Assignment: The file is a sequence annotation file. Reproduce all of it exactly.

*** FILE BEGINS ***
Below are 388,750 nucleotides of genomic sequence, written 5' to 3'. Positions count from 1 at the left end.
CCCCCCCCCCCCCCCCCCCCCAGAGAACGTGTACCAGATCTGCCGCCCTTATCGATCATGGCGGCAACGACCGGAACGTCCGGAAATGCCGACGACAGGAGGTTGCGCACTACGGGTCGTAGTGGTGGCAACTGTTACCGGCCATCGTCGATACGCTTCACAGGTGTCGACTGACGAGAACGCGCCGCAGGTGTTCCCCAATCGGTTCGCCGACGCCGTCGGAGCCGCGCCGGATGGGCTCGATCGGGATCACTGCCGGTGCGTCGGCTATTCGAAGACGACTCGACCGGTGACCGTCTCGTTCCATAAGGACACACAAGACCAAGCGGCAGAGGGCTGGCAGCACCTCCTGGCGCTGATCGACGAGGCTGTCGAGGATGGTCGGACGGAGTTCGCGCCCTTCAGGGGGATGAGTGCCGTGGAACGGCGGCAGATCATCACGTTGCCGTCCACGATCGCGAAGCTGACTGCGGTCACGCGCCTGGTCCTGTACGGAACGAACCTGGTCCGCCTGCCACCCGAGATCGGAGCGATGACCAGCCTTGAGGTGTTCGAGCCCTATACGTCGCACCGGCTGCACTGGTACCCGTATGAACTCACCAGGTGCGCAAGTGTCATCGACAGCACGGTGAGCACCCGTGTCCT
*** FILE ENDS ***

Below are 388,750 nucleotides of genomic sequence, written 5' to 3'. Positions count from 1 at the left end.
CCCCCCCCCCCCCCCCCCCCCAGAGAACGTGTACCAGATCTGCCGCCCTTATCGATCATGGCGGCAACGACCGGAACGTCCGGAAATGCCGACGACAGGAGGTTGCGCACTACGGGTCGTAGTGGTGGCAACTGTTACCGGCCATCGTCGATACGCTTCACAGGTGTCGACTGACGAGAACGCGCCGCAGGTGTTCCCCAATCGGTTCGCCGACGCCGTCGGAGCCGCGCCGGATGGGCTCGATCGGGATCACTGCCGGTGCGTCGGCTATTCGAAGACGACTCGACCGGTGACCGTCTCGTTCCATAAGGACACACAAGACCAAGCGGCAGAGGGCTGGCAGCACCTCCTGGCGCTGATCGACGAGGCTGTCGAGGATGGTCGGACGGAGTTCGCGCCCTTCAGGGGGATGAGTGCCGTGGAACGGCGGCAGATCATCACGTTGCCGTCCACGATCGCGAAGCTGACTGCGGTCACGCGCCTGGTCCTGTACGGAACGAACCTGGTCCGCCTGCCACCCGAGATCGGAGCGATGACCAGCCTTGAGGTGTTCGAGCCCTATACGTCGCACCGGCTGCACTGGTACCCGTATGAACTCACCAGGTGCGCAAGTGTCATCGACAGCACGGTGAGCACCCGTGTCCT